Instead, I asked if he had come across anything confusing or scary that I could help clarify (“Not so far”), and, just for the record, if he knew how I felt about him taking drugs now or in the future.
“Bad?” he said.
“It’s more complicated than that,” I said. “I can’t force you not to do drugs even though I think you should hold out as long as possible for health and safety reasons. There are going to be a lot of temptations, and maybe there already are, but you can avoid them, and we can talk about how. You also might find it weird that pot is now legal for adults. But so is alcohol, and they’re both illegal until you’re 21.”
I could tell he was drifting, so I let him get back to YouTube. I said I would be available anytime to answer questions, even crazy ones, as he dug deeper into the research.
Step three happened over the next couple weeks. I took Sebastian to see “Beautiful Boy,” in which Steve Carell essentially plays me in my panic vision of a teenage son’s addiction run amok.
I told him about the graduate school friend of mine who got so stupid while smoking hashish on a camping trip that he spent a half-hour looking for his flashlight. With his flashlight.
I made a dad joke about not lighting up, but Sebastian wasn’t laughing. He looked at me and said, “I actually understand everything you’re telling me. If it makes any difference to you, I’m not really interested in trying drugs. But that could change someday. I really don’t know. For now, can we be done talking about this?”
It hit me in that moment that Sebastian wasn’t the one needing prehab. I was. I’d been so focused on finding the formula for guiding him down the right path that I forgot that he’s the only one who can make these decisions. My task isn’t to steer him around every bong and backyard keg gathering for the rest of his childhood. It’s to be there for him, to set basic guidelines. I also want to support him in figuring out what he truly enjoys, what he dreams about for his future, what he needs more of — and less of — from me. I’d do anything to help him make the most of this one shot he’s got.
Above all, prehab is about letting go. I can talk to Sebastian about drugs until the psychedelic cows come home but I can’t control his future, and why would I want to? Even if he ends up experimenting, I need to have the faith that he’ll be fine. Would it have done John Lennon’s father any good to worry about his kid’s toking habits? Would I be typing on this Apple computer if Steve Jobs just said no to LSD?
As a parent, I certainly don’t have all the answers. But a few weeks into prehab, treatment appeared to be going well, for both of us. Sebastian had a hilarious part in a musical. He was writing a column for the student newspaper. He had a sideline gig as his high school’s mascot, J.J. the Jaguar. I tell him I love him (without a D.A.R.E. lecture) every night, and on one of those nights he was thrilled to report he had gotten an A on that science essay.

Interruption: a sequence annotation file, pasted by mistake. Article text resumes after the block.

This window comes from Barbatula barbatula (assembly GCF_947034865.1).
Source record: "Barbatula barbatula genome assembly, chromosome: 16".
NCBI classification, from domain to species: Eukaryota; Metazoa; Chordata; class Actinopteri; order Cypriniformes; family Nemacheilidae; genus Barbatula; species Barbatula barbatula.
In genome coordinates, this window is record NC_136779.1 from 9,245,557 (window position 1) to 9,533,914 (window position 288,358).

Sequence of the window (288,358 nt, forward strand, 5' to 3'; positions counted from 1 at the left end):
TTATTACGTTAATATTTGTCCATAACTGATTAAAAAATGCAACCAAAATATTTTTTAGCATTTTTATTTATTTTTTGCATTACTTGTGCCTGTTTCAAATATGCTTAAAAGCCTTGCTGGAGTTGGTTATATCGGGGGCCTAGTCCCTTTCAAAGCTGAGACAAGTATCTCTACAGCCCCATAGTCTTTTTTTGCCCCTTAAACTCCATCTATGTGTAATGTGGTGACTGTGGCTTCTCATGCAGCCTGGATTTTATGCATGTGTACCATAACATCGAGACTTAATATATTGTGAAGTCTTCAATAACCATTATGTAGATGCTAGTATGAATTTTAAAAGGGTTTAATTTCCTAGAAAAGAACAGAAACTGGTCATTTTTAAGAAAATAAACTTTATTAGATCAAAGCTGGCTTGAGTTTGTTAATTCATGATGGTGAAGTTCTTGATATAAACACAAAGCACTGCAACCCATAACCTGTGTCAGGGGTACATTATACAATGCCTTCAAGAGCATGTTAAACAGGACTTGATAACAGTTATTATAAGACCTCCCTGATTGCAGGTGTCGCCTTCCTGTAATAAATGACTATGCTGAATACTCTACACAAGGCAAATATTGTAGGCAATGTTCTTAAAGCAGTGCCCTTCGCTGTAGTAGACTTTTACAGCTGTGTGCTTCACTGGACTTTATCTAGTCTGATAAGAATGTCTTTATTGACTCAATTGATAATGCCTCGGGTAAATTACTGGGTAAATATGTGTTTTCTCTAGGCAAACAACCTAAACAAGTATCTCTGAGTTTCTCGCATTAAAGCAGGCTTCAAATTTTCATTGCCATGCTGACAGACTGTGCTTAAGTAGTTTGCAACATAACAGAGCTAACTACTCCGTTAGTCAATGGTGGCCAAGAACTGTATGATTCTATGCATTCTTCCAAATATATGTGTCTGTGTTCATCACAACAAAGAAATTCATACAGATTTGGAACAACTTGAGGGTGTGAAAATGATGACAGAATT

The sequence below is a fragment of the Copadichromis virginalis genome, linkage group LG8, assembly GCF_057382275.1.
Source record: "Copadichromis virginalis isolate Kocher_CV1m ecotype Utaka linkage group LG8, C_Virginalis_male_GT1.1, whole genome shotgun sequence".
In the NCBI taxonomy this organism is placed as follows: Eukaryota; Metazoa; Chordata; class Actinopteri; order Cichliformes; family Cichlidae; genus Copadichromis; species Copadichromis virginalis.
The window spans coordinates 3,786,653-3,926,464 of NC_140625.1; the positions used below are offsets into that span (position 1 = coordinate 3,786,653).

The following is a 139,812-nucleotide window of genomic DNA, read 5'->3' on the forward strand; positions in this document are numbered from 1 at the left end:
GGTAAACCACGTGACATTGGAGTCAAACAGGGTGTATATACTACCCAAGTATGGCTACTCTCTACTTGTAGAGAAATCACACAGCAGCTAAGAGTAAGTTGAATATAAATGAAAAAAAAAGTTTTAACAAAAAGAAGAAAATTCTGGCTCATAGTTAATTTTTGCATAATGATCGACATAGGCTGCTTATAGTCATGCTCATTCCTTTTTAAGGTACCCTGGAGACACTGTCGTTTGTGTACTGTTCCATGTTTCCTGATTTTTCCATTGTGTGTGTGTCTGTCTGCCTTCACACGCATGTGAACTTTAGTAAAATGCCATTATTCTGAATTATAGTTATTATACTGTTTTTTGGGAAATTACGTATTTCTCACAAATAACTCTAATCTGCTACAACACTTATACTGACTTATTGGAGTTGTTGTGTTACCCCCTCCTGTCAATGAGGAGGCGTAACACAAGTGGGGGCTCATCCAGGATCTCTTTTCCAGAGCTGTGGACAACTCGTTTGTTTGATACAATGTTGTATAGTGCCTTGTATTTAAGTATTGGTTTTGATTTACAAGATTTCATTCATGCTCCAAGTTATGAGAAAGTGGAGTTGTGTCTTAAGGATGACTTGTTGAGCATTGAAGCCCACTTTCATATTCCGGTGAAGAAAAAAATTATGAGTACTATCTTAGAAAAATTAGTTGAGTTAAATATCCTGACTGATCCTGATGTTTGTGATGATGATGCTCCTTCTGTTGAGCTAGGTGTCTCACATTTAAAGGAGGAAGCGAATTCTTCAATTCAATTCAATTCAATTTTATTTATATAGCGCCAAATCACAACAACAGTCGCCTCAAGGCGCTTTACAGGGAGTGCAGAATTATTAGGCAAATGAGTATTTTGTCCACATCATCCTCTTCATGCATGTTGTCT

As they say in prehab, one day at a time.
David Hochman is a writer in Los Angeles.
Rites of Passage is a weekly-ish column from Styles and The Times Gender Initiative. For information on how to submit an essay, click here. To read past essays, check out this page.B:
财神玄机18666独家提供【苏】【动】【默】【默】【站】【在】【擂】【台】【上】，【眉】【心】【有】【金】【光】【降】【临】。 “【获】【得】【胜】【利】【段】【位】【增】【加】【一】【冕】，【成】【就】【九】【冕】【君】【王】。【获】【得】【特】【殊】【奖】【励】。” 【唰】。 【苏】【动】【的】【身】【影】【消】【失】【在】【擂】【台】【上】。 【而】【在】【黄】【泉】【路】【飘】【荡】【的】【次】【级】【君】【王】【楼】【阁】【中】，【已】【经】【落】【败】【的】【绝】【世】【天】【神】【启】【九】【阳】【孤】【独】【一】【人】【盘】【膝】【坐】【在】【楼】【阁】【中】。 【他】【望】【着】【手】【中】【的】【神】【剑】。 “【刀】【客】…”【启】【九】【阳】【的】【眼】【中】【里】【有】【一】【丝】【恍】【惚】
【夜】【瑾】【瑜】【闭】【上】【了】【眼】【睛】，【他】【原】【以】【为】【的】【计】【划】，【最】【终】【是】【自】【己】【放】【弃】【了】。 【不】，【换】【句】【话】【说】，【他】【选】【择】【了】【谢】【七】。 【谢】【七】【的】【身】【世】，【如】【果】【继】【续】【下】【去】，【绝】【对】【会】【被】【揭】【露】，【而】【这】【只】【会】【让】【她】【陷】【入】【更】【加】【无】【常】【的】【轮】【回】【里】。 【夜】【瑾】【瑜】【不】【想】【看】【见】【这】【一】【幕】。 【现】【如】【今】，【他】【只】【想】【将】【她】【从】【阴】【阳】【阁】【的】【世】【界】【里】【救】【下】【来】。 【夜】【瑾】【瑜】【挡】【在】【了】【谢】【七】【的】【面】【前】，【对】【视】【着】【琴】【霄】。
“【你】【别】【说】，【李】【默】【然】【还】【挺】【关】【系】【婕】【儿】【的】，【婕】【儿】【第】【一】【时】【间】【摔】【倒】【就】【扶】【住】【了】【婕】【儿】。”【陈】【柏】【看】【了】【看】【自】【己】【家】【榆】【木】【疙】【瘩】【的】【儿】【子】，【故】【意】【刺】【激】【到】。 “【是】【啊】！【这】【个】【李】【默】【然】【还】【挺】【帅】【的】，【拿】【过】【好】【多】【次】【影】【帝】【了】，【昨】【天】【还】【给】【仙】【女】【姐】【姐】【在】【颁】【奖】【仪】【式】【上】【献】【花】【了】。”【插】【刀】【小】【能】【手】【欧】【阳】【娜】【上】【线】。 【欧】【阳】【霂】【的】【脸】【色】【已】【经】【黑】【的】【不】【像】【样】【了】，【孟】【婕】【感】【觉】【到】【了】【自】【己】【的】【死】【亡】
【忙】【完】【一】【天】【的】【工】【作】，【老】【树】【长】【长】【舒】【了】【一】【口】【气】，【一】【股】【沉】【重】【的】【疲】【惫】【感】【随】【即】【压】【在】【了】【他】【的】【身】【上】。【此】【时】【已】【经】【是】【深】【夜】，【他】【坐】【在】【自】【己】【清】【冷】【的】【办】【公】【室】【里】，【望】【着】【巨】【大】【玻】【璃】【窗】【外】【的】【城】【市】【夜】【景】【灯】【发】【呆】。 【良】【久】，【他】【的】【目】【光】【转】【回】【到】【自】【己】【的】【办】【公】【桌】【上】，【上】【面】【正】【放】【着】【一】【本】【杂】【志】【的】【样】【刊】，【是】【新】【一】【期】【的】《【壹】【周】》【杂】【志】。【下】【午】【的】【时】【候】，【城】【城】【把】【这】【份】【样】【刊】【拿】【给】【他】【审】【阅】财神玄机18666独家提供【柳】【轻】【衣】【深】【深】【的】【吸】【了】【口】【气】，【看】【着】【做】【模】【做】【样】【都】【和】【苏】【牧】【十】【分】【相】【似】【的】【苏】【轻】【儿】，【柳】【轻】【衣】【心】【中】【不】【由】【得】【是】【生】【起】【了】【一】【些】【涟】【漪】，【是】【啊】，【她】【已】【经】【是】【多】【少】【年】【没】【有】【见】【到】【过】【苏】【牧】【的】【脸】【了】？【他】【们】【已】【经】【是】【多】【少】【年】【没】【有】【再】【一】【次】【的】【相】【见】【了】？ 【柳】【轻】【衣】【心】【中】【不】【由】【的】【问】【自】【己】，【自】【己】【努】【力】【修】【炼】【好】【不】【容】【易】【将】【修】【为】【提】【升】【到】【了】【大】【帝】【之】【境】，【为】【的】【不】【就】【是】【飞】【升】【地】【仙】【界】【去】【寻】【找】【苏】【牧】
【不】【但】【此】【时】【的】【帝】【炎】【至】【尊】【化】【身】【心】【头】【惊】【骇】，【在】【九】【天】【之】【上】，【一】【座】【类】【似】【秘】【境】【一】【般】【的】【洞】【府】【之】【中】，【帝】【炎】【魔】【尊】【本】【尊】【也】【是】【惊】【骇】【不】【已】，【他】【从】【清】【修】【之】【中】【醒】【来】，【甚】【至】【额】【头】【见】【汗】，【口】【中】【喃】【喃】【自】【语】：“【可】【怕】，【太】【可】【怕】【了】！【这】【无】【极】【魔】【宗】【宗】【主】，【到】【底】【是】【是】【什】【么】【来】【头】？【难】【道】【是】【上】【界】【强】【者】【下】【界】？【若】【是】【这】【样】，【本】【至】【尊】【却】【也】【需】【要】【做】【好】【准】【备】！” …… 【战】【斗】【开】【始】【了】